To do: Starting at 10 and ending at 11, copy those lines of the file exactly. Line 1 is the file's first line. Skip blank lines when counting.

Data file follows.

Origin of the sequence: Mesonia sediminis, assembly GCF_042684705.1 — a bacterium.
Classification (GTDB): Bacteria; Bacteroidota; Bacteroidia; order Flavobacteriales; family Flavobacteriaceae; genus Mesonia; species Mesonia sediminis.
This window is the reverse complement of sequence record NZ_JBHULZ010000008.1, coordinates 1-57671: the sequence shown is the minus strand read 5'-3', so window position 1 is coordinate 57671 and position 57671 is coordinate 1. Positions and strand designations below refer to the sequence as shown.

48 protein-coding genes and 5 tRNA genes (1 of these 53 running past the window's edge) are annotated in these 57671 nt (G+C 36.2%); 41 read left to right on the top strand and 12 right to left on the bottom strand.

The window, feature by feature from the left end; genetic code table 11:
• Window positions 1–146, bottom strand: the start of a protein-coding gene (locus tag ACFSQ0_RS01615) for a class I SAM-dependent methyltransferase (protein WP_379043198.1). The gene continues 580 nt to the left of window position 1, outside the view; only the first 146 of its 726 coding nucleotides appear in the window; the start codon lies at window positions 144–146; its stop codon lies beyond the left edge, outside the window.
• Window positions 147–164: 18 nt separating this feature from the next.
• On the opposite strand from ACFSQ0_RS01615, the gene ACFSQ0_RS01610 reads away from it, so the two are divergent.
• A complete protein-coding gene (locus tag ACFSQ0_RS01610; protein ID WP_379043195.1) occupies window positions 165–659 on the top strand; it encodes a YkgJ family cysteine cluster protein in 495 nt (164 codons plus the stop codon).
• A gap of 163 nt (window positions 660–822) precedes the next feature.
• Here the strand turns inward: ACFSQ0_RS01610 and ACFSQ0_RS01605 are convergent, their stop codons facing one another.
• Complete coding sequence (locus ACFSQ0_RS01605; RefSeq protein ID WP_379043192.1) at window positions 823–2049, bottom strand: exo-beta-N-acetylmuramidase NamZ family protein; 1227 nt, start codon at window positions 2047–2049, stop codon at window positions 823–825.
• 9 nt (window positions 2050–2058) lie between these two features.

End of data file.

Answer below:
• A gap of 163 nt (window positions 660–822) precedes the next feature.
• Here the strand turns inward: ACFSQ0_RS01610 and ACFSQ0_RS01605 are convergent, their stop codons facing one another.